When D-Day arrived, the 354th's pilots were disappointed to be kept on the ground until 21:00 hours, when they took off to escort Douglas C-47 Skytrains towing gliders for a landing on the Cotentin Peninsula near Cherbourg. Following the invasion, the group's Mustangs found their primary tasks were patrols over the battlefield areas. These were often uneventful as far as contact with enemy aircraft was concerned.
The 354th group headquarters had learned that they would probably be one of the first Ninth Air Force flying units to move to one of the advanced landing strips being prepared in the Normandy bridgehead, and the advance party left Lashenden for Criqueville, France (ALG A-2) on 13 June 1944. The main party moved on 17 June, although the group's P-51s continued to return to RAF Lashenden throughout the following week.
During its stay at RAF Lashenden, the 354th FG lost 23 aircraft, but was credited with destroying 68 of the enemy. The group's operations from France assisted the Allied drive across France by flying close-support, armed-reconnaissance, fighter-sweep, dive-bombing, strafing, and escort missions. The 354th Fighter Group received a Distinguished Unit Citation for a series of fighter sweeps in which the group destroyed a large number of enemy aircraft in the air and on the ground on 25 August.
The unit flew missions to support the airborne attack on the Netherlands in September, and it attacked and destroyed many enemy barges, locomotives, vehicles, buildings, and troops to assist the Allied assault on the Siegfried Line.
The group participated in the Battle of the Bulge by supporting ground forces and by conducting armed reconnaissance operations to destroy enemy troops, tank artillery, and rail lines. Assisted ground forces in their advance to and across the Rhine and was based at Herzogenaurach, Germany (ALG R-29) when V-E Day arrived.
By war's end, the 354th FG was officially credited by USAAF Command with the highest number of enemy aircraft destroyed in the air (701 confirmed kills) of any U.S. Fighter Group in the ETO during World War II. After hostilities ended, the 354th Fighter Group served with United States Air Forces in Europe army of occupation until February 1946, being returned to the United States and inactivated on 31 March 1946.
- see also: Brigadier General James F. Hackler, commander of the 354th Fighter-Day Group (1956–1957)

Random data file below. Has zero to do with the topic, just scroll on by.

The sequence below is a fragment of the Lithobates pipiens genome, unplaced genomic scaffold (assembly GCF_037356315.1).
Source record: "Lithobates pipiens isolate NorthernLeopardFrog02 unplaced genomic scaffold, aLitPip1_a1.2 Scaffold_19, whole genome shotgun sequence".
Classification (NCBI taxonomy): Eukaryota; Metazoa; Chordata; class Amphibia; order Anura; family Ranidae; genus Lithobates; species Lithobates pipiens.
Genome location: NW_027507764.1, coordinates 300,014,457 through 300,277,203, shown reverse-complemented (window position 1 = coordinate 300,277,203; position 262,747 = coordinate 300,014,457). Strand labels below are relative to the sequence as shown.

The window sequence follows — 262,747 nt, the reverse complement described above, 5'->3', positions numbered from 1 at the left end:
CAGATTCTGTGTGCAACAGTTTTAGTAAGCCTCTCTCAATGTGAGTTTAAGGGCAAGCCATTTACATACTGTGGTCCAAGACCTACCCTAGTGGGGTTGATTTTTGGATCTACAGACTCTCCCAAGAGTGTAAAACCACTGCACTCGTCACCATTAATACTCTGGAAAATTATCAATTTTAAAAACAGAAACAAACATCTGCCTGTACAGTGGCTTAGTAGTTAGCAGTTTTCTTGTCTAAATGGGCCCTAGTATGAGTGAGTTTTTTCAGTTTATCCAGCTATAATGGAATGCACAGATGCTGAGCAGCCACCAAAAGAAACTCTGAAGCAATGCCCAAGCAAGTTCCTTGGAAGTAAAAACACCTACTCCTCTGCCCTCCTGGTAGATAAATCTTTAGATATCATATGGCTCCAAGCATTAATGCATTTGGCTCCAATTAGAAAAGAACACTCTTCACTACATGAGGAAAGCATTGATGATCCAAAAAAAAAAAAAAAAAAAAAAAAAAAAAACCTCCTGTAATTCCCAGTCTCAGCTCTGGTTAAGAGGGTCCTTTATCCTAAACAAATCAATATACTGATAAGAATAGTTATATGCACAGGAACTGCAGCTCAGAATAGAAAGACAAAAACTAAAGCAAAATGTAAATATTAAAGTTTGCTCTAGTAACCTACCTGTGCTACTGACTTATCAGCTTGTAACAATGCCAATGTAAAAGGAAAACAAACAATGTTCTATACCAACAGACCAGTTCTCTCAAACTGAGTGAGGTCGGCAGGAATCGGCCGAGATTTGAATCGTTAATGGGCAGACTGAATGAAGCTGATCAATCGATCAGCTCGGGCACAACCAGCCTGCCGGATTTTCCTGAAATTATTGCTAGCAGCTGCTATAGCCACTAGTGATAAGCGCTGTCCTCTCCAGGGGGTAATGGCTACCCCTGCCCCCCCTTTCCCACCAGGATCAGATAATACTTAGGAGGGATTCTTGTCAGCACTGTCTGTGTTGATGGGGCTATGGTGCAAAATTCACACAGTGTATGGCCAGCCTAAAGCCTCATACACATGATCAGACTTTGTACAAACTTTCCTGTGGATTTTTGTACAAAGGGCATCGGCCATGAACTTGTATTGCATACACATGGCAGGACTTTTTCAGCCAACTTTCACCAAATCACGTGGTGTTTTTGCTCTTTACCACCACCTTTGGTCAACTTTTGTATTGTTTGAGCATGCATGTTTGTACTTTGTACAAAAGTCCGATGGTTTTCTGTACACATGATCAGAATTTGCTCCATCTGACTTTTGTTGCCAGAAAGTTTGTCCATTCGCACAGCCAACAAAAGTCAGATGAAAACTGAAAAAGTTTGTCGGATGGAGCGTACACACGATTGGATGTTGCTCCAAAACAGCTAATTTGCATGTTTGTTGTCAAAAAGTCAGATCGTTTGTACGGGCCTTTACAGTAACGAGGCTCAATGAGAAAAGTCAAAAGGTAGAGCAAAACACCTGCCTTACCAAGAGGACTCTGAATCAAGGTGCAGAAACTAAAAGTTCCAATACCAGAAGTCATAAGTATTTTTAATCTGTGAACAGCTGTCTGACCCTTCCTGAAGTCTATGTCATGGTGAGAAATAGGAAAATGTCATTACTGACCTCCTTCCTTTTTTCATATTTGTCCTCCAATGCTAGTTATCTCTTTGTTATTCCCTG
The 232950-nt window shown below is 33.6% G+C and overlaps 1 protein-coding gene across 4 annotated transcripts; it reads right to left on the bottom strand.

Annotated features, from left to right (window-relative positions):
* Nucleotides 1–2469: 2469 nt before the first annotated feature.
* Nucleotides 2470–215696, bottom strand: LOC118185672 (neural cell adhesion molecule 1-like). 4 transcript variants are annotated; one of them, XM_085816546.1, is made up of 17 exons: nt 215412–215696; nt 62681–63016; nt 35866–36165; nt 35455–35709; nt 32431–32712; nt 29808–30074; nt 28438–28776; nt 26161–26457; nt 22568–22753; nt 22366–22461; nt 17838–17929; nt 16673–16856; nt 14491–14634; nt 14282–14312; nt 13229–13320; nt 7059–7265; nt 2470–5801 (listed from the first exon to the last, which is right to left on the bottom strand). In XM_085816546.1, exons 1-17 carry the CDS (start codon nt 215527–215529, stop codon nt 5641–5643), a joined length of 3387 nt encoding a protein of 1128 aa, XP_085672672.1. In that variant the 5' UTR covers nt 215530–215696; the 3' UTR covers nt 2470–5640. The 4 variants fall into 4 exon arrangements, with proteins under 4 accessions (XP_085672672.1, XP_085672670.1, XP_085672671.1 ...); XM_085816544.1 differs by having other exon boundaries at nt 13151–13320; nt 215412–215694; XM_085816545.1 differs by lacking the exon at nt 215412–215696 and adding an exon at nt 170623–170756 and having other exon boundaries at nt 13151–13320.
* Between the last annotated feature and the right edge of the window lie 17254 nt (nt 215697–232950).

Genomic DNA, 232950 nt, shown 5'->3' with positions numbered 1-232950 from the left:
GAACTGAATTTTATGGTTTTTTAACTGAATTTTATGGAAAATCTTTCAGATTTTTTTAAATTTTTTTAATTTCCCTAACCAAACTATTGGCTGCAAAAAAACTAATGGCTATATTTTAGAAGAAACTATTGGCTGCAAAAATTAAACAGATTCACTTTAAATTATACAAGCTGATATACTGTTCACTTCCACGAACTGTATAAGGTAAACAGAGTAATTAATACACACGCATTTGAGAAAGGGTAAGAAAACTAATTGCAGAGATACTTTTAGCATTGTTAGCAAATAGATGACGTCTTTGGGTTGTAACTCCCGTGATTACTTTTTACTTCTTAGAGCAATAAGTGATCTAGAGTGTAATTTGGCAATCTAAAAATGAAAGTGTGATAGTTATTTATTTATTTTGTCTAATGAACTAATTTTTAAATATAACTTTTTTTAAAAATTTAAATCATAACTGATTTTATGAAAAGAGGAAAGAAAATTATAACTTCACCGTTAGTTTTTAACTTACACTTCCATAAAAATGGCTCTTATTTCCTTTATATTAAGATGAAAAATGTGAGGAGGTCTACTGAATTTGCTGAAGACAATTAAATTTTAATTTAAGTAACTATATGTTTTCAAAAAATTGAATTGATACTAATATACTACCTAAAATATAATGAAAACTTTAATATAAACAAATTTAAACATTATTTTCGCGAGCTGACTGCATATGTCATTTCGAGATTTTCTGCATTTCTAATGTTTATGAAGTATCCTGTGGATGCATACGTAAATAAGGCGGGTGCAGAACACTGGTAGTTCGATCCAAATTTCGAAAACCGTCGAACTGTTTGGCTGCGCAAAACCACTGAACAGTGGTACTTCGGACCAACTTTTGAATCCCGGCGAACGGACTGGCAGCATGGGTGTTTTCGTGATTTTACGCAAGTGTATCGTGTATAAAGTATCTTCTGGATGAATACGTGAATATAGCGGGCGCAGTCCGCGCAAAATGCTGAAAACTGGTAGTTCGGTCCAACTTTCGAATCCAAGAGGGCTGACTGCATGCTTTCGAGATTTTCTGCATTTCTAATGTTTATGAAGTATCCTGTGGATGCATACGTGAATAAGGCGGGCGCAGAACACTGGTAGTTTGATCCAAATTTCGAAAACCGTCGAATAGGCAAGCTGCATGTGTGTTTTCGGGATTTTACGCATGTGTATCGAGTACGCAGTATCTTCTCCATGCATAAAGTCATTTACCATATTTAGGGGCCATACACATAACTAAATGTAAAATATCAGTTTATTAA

On 19 November 1956 the Air Force replaced the 342d Fighter-Day Wing at Myrtle Beach AFB, South Carolina with the 354th Fighter-Day Wing. The 342d Fighter-Day Group's fighter squadrons (33d, 572d and 573d) were replaced by the 353d, 355th and the 356th Fighter-Day Squadrons and assigned to the 354th Fighter-Day Group. In addition, the 352d Fighter-Day Squadron was activated and assigned to the Group. Upon activation the new group was assigned to the wing.
The group was active for a brief period training in fighter operations. It was inactivated on 25 September 1957 and its components assigned directly the wing when the Air Force reorganized its wings into the dual deputate system.
On 20 August 1993, the 354th Operations Group was activated as part of the 354th Fighter Wing's activation at Eielson AFB, Alaska, replacing the organization and components of the 343d Wing. This change was part of a service-wide effort to preserve the lineage of the Air Force’s most honored wings. Upon activation, the 354th OG was bestowed the history, lineage and honors of the 354th Fighter Group from the 354 FW. The 353d and 355th Fighter Squadrons were also reactivated at Eielson and assigned to the 354 OG under the objective wing structure. The group trained for close air support, battlefield air interdiction, and anti-maritime operations.
In 1994, the 353d was redesignated as a Combat Training Squadron. It's assigned mission was to coordinate and direct PACAF's premier training exercise, COPE THUNDER. Additionally, it was given oversight and management of the largest air training complex in the world, the 67,000-square-mile (170,000 km2) Pacific Alaska Range Complex. Though the exercise has been renamed RED FLAG-Alaska, the 353 CTS mission remains unchanged. In 2003 it was reassigned to the 3d Wing at Elmendorf AFB.
Under BRAC 2005 the 354th OG's 355th Fighter Squadron was inactivated on 24 August 2007, and its A-10 Thunderbolt II aircraft sent to Moody AFB, Georgia, becoming part of the 23d Fighter Group. The same day, the 18th Fighter Squadron was realigned to become the 18th Aggressor Squadron (18 AGRS) and reequipped with Block 30 General Dynamics F-16C/D aircraft, sending its newer Block 40s to Kunsan AB, South Korea and becoming part of Red Flag - Alaska.